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Are climate skeptics right?

        Science | Green Science

Global Warming Skeptics' Arguments
Weather stations like this one collect information throughout the world. But are some more reliable than others?
Weather stations like this one collect information throughout the world. But are some more reliable than others?
Courtesy Peter Essick/Aurora/Getty Images

Since global warming became a major issue, climatology has become a hot-button scientific field. Weather stations throughout the world collect data to help scientists create computer models that help them track global climate change.

Some people simply don't believe that the Earth is undergoing a global warming trend or climate change. Others believe in global warming and climate change, but don't believe that people are responsible. The skeptics who don't believe in global warming at all are the ones who most vehemently attack weather data, the analysis of the climatologists and the predictions of the models.

Anti-global warming skeptics say the placement of some weather stations in urban areas may produce inaccurate measurements. According to them, the data are being corrupted by the urban heat island, an effect produced by cities' transportation, large amounts of heat-absorbing asphalt, and high concentrations of carbon dioxide coming from the many homes and businesses in high-population areas.

Global warming skeptics also believe the models used to predict Earth's future under global warming are unreliable. They feel that while the sun, clouds, gases, glaciers and oceans are responsible for weather, so, too, are other factors, including some we don't currently understand. According to global warming skeptics, computer models are merely a guess at what will happen on Earth in the future -- something climatologists don't deny -- and an arguably poor guess at that. After all, if we can't accurately predict the weather a week from now, how can we predict the global climate in 100 years?

Others don't believe we're experiencing a global warming trend at all. The annual temperature between 1998 and 2007 actually decreased, despite the 4 percent increase in carbon dioxide in the atmosphere during that same period. They also point out that, while the Northern Hemisphere has warmed, the Southern Hemisphere has actually cooled. "Global warming was supposed to actually be global, not hemispheric," says skeptic -- and Executive Director of the Natural Resources Stewardship Project -- Tom Harris [source: Canada Free Press].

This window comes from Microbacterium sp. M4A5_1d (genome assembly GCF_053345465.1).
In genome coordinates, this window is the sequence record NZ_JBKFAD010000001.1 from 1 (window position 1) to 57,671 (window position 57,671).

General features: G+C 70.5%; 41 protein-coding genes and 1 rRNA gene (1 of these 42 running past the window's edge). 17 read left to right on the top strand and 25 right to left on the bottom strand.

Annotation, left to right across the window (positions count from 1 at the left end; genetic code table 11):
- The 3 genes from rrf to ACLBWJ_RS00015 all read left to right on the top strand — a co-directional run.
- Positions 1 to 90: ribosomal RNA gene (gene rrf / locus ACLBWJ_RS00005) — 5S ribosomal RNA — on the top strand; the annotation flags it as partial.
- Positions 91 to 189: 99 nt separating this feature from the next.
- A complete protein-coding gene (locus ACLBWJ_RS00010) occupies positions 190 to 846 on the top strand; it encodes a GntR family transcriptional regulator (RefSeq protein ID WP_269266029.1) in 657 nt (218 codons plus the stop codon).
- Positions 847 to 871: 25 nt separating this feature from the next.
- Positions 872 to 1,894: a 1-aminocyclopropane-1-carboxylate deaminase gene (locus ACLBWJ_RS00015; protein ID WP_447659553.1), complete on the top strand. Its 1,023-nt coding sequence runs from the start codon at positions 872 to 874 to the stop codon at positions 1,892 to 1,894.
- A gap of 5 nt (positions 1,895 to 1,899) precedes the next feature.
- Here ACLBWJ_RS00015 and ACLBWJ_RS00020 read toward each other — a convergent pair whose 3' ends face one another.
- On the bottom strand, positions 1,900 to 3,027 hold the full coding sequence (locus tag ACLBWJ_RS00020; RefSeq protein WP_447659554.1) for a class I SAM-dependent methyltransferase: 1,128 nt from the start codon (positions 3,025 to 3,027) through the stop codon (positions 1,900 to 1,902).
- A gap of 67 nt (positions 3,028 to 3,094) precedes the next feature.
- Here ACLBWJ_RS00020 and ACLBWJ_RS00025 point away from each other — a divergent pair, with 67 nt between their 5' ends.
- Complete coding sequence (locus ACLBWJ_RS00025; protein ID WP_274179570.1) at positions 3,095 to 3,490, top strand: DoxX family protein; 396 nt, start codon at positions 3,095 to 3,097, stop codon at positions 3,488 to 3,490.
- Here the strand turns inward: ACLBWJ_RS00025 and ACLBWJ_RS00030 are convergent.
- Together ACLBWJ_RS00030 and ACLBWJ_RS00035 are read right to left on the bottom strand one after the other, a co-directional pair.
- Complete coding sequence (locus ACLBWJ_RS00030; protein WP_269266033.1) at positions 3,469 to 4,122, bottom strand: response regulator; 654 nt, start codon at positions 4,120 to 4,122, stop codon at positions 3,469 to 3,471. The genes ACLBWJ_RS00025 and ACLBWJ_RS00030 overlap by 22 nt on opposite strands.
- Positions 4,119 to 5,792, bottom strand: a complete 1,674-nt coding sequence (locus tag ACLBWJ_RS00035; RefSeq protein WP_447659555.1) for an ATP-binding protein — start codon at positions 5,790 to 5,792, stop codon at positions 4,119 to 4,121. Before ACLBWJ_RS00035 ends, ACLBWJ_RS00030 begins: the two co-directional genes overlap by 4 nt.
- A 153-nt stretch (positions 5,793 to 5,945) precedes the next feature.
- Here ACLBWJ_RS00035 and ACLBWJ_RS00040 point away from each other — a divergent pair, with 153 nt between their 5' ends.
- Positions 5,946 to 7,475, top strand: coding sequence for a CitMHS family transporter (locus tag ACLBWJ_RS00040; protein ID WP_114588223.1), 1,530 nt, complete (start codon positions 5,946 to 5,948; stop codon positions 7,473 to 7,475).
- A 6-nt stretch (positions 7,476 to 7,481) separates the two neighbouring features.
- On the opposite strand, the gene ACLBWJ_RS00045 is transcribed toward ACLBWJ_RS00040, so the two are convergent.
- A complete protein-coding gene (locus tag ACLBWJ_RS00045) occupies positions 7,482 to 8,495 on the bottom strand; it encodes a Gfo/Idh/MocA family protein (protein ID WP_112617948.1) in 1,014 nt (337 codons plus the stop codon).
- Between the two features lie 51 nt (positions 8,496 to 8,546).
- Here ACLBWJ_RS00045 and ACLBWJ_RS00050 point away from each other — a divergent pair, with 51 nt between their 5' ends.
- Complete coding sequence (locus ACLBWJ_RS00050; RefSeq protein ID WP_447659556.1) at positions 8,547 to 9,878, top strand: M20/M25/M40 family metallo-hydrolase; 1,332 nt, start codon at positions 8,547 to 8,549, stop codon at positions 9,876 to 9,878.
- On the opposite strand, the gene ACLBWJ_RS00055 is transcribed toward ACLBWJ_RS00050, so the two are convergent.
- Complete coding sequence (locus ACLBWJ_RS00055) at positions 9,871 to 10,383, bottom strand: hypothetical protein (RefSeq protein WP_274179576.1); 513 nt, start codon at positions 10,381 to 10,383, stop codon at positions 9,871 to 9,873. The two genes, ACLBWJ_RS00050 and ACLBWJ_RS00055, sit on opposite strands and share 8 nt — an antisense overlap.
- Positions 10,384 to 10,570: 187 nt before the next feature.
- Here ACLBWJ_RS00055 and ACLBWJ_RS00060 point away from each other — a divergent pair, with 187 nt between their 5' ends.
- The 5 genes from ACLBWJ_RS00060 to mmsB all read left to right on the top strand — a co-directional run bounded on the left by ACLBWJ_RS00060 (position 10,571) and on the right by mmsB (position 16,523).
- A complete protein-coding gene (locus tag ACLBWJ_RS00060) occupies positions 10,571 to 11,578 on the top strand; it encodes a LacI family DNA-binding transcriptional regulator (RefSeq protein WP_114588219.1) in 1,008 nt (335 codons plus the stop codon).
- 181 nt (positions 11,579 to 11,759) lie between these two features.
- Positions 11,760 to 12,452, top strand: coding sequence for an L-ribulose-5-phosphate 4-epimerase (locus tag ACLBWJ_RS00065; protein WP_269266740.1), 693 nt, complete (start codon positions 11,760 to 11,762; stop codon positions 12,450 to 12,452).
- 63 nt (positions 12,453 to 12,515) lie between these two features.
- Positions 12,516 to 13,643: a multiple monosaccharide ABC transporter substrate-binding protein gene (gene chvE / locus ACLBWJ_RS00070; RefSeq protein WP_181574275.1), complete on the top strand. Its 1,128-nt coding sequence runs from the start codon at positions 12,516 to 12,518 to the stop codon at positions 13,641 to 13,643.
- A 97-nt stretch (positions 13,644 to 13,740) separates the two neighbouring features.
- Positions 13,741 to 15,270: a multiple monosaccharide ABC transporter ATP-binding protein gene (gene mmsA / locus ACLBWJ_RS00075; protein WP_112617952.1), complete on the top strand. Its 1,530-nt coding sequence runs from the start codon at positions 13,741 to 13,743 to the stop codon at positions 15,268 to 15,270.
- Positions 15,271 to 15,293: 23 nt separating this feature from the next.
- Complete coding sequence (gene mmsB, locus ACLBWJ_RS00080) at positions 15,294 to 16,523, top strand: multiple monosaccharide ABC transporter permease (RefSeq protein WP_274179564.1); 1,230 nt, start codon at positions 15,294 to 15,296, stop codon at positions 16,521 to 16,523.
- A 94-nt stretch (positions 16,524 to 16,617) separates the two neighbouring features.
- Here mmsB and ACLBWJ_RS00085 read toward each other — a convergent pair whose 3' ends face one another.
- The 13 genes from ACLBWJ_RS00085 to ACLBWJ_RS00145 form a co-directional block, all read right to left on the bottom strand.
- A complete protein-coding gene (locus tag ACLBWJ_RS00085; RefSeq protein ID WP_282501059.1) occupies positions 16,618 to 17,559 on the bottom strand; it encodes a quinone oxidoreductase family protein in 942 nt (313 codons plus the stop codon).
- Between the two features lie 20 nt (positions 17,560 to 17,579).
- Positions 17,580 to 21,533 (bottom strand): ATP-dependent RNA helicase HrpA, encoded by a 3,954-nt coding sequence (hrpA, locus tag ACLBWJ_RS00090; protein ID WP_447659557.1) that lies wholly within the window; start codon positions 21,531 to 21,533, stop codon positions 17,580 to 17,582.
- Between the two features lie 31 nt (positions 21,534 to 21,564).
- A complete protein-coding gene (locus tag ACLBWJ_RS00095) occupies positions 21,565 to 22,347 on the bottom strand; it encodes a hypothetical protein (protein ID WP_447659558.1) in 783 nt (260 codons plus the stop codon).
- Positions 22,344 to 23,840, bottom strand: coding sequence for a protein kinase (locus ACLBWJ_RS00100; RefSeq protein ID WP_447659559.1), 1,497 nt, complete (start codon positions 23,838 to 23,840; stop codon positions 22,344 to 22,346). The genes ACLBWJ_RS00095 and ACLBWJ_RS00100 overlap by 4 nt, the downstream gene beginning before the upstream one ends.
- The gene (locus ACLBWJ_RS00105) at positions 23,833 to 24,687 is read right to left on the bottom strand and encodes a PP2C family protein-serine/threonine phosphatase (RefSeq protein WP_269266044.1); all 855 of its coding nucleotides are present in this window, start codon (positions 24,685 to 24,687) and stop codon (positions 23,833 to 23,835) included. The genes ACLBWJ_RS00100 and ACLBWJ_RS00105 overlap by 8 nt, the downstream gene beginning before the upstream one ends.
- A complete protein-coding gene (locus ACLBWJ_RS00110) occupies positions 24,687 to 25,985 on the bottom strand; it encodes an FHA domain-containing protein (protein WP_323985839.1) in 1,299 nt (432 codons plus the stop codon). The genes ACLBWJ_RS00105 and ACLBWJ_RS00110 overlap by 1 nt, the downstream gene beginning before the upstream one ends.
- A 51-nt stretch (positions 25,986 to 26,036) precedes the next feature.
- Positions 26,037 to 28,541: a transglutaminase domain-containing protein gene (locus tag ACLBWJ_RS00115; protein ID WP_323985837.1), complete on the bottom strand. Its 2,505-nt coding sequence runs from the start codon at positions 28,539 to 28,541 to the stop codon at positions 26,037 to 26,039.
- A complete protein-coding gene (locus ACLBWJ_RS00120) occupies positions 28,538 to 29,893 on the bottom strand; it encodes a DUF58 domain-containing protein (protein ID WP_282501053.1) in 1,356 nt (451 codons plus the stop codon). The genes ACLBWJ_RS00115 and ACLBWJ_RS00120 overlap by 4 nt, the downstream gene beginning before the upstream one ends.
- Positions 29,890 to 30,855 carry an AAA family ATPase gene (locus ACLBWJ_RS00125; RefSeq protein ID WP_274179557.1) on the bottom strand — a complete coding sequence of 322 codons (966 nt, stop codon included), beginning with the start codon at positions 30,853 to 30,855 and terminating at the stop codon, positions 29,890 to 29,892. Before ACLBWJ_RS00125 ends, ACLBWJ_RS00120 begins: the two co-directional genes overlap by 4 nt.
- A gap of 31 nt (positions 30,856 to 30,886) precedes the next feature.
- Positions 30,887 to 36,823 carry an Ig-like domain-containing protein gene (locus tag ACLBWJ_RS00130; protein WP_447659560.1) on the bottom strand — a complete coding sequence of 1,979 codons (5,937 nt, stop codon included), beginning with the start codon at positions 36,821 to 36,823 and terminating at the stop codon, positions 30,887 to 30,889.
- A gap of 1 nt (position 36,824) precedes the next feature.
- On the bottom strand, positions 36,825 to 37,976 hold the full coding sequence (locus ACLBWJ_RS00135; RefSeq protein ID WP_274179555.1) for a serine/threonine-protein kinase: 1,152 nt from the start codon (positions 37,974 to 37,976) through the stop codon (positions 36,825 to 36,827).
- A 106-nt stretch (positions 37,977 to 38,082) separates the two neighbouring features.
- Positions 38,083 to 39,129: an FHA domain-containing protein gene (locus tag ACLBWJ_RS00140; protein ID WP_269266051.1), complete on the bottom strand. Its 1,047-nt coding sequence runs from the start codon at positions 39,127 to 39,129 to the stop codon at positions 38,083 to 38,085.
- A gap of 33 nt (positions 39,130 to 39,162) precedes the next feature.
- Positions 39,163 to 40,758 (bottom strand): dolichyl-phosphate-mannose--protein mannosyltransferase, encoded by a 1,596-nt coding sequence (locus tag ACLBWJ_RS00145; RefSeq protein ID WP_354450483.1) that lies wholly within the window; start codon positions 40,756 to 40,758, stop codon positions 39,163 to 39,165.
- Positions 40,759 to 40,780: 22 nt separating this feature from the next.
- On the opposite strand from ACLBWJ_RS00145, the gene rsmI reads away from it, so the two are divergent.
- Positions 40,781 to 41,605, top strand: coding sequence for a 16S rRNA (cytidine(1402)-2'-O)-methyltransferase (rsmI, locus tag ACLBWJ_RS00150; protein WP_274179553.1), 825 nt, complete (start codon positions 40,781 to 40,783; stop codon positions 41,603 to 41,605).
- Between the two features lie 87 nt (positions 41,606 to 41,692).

These same skeptics find fault in the historical data used to graph things like glacial loss and hurricane frequency. Although weather data, like temperature, have been actively collected since 1850, it wasn't until the relatively recent access to detailed weather satellite photography that scientists were able to see changes in the Greenland ice shelf that global warming believers say is in such danger. Skeptics ask: How can we know how long it's been receding?

Perhaps the meteorological event most often used by global warming skeptics as a counterargument is the Medieval Warm Period. Around the 9th to 14th centuries, regions around the world experienced an increase in temperatures, similar to what we see today [source: National Oceanic and Atmospheric Administration]. Following this period, the Earth experienced a Little Ice Age where global temperatures cooled. It is conceivable that the Earth is currently experiencing something similar to this, skeptics say. Their point is, we simply don't know enough about long-term weather systems to say for certain one way or the other.

The skeptics of human-caused (anthropogenic) global warming don't dismiss global warming outright, they just don't believe that human activity is responsible. Learn more about their beliefs on the next page.

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